Becoming a Japanese Millionaire: Step 3

Want to save some yen? Check out Step 1 and Step 2 for improving your financial health.

Photo: Alan Cleaver

When you know your income and how much you have to spend on things like bills, you’ve basically got what you need to spend some money guilt-free, and save the rest.  For most of us we need a little self-discipline, too.

Step 3 you’ll need to decide what to pay yourself (which is what you’ll put away and save — you know, for a house or grad school or a baby or an emergency, or whatever).  The fun part is that you also get to decide how much money is your fun money — to spend guilt free on whatever non-essential activities you do.

If your monthly income is 250,000 yen and you must spend 100,000 yen each month on rent, bills, food, and other necessities, then you’re left with 150,000 yen every month.  Decide now what you’ll be doing with that money.

Pay Yourself First

It’s a good idea to pay yourself first.  Decide an amount that you’d like to be saving every month, and set that.  For me, my initial goal (while I was paying off my key money for my new apartment) was to save 50,000 yen every month.  Once I paid off my key money, I had already grown used to living without that money, so I set my payments to myself at 100,000 yen each month.  I didn’t allow myself to touch that money, and promised myself that I’d be happier after JET when I could afford to live in more than a souped-up cardboard box.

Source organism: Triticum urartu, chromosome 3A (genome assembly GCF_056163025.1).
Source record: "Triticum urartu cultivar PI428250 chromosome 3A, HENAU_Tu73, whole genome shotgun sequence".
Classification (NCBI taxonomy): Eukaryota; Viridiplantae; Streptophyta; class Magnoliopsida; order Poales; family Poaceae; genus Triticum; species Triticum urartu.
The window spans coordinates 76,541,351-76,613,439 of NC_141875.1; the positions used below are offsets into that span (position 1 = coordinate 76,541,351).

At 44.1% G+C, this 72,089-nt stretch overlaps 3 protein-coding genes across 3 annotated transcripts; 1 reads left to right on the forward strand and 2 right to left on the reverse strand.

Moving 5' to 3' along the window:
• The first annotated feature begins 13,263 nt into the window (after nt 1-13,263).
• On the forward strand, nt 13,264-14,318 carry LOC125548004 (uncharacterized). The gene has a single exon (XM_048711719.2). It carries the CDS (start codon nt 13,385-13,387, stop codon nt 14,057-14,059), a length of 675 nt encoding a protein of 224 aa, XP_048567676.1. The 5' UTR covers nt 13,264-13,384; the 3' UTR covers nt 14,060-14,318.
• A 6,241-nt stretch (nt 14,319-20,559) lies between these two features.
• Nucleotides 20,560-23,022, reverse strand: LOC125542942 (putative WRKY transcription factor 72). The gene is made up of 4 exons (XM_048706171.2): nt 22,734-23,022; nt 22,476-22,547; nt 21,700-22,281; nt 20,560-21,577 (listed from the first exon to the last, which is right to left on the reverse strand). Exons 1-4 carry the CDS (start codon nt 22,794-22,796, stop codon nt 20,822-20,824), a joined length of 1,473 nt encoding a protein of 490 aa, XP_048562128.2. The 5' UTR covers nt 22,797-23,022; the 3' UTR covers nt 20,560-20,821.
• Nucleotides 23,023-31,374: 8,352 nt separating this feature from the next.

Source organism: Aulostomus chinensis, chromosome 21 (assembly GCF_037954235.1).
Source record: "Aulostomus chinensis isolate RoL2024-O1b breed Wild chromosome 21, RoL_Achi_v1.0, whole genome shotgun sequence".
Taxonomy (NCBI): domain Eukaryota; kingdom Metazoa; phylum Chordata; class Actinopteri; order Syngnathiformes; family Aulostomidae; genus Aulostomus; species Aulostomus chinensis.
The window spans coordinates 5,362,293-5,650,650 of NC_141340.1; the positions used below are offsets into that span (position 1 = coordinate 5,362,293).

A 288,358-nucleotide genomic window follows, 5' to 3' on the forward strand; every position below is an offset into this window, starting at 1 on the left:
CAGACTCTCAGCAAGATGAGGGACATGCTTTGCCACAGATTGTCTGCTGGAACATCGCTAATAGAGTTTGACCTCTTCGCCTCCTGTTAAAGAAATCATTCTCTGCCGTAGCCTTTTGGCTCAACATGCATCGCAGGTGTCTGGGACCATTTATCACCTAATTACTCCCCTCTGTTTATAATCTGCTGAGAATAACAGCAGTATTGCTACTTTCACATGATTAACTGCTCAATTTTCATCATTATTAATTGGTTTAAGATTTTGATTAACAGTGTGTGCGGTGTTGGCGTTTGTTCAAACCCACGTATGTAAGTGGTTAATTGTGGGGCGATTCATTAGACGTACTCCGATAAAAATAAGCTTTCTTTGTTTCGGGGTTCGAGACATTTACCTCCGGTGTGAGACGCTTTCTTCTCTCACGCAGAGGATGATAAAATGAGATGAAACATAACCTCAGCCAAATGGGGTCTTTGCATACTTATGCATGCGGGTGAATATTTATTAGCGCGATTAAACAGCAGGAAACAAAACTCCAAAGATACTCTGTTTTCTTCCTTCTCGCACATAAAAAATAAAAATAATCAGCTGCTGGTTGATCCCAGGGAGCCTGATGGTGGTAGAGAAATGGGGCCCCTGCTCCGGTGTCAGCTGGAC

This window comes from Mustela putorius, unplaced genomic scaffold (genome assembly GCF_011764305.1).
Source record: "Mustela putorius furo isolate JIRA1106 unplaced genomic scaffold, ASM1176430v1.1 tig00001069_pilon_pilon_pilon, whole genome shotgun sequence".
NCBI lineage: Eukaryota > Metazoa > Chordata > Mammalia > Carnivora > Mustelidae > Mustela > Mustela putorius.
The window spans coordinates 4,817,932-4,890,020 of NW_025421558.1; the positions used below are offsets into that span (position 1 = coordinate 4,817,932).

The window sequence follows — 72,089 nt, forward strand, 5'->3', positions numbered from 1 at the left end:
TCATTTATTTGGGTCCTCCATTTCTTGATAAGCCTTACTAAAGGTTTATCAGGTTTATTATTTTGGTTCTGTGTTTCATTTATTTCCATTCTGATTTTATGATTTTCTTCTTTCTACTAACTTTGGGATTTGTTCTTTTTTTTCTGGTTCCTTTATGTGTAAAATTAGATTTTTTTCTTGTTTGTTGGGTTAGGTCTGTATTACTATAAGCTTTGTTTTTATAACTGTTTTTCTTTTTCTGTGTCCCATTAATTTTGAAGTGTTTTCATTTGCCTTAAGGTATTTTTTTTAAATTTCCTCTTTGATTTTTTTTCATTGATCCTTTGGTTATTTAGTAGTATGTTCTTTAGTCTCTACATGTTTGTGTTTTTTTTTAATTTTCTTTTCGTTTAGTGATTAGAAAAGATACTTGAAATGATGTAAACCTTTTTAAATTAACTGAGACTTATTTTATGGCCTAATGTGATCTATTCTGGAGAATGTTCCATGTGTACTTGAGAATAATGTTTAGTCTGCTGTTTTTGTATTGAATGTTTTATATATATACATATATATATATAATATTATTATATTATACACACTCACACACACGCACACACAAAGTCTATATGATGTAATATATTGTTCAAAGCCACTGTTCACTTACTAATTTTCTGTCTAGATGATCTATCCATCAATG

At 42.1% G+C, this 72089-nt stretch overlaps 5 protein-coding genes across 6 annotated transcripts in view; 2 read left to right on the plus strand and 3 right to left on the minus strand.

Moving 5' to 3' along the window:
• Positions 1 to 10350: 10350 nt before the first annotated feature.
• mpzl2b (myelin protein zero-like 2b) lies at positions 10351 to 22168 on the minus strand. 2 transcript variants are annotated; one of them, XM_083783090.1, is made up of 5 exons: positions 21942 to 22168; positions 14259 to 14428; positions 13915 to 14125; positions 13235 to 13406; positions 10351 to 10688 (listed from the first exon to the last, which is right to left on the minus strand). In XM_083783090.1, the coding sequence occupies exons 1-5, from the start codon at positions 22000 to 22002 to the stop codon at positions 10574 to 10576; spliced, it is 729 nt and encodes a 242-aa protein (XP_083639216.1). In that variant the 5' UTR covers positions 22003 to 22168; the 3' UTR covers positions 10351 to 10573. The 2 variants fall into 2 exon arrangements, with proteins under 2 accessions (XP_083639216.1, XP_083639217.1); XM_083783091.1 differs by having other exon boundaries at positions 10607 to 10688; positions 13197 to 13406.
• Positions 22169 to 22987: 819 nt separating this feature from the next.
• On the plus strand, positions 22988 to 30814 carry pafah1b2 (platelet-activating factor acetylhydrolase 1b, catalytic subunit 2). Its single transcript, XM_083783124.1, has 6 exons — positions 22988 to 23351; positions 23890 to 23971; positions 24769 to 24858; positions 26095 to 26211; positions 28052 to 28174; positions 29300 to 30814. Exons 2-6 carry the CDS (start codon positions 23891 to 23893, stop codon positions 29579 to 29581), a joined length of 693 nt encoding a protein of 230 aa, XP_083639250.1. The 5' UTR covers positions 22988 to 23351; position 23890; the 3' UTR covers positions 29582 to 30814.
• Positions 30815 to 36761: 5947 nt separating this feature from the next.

Set a “Fun Money” Budget

By saving 100,000 yen each month, I’m left with 50,000 yen (about $500) each month for fun spending — that might go towards shopping, eating out with friends, or traveling.  And also consider, if you make more than 250,000 yen every month, then you can spend even more on fun stuff — or tack it onto your savings.

Homework: Go now and figure out how much you should be paying to yourself and how much you can spend guilt-free!

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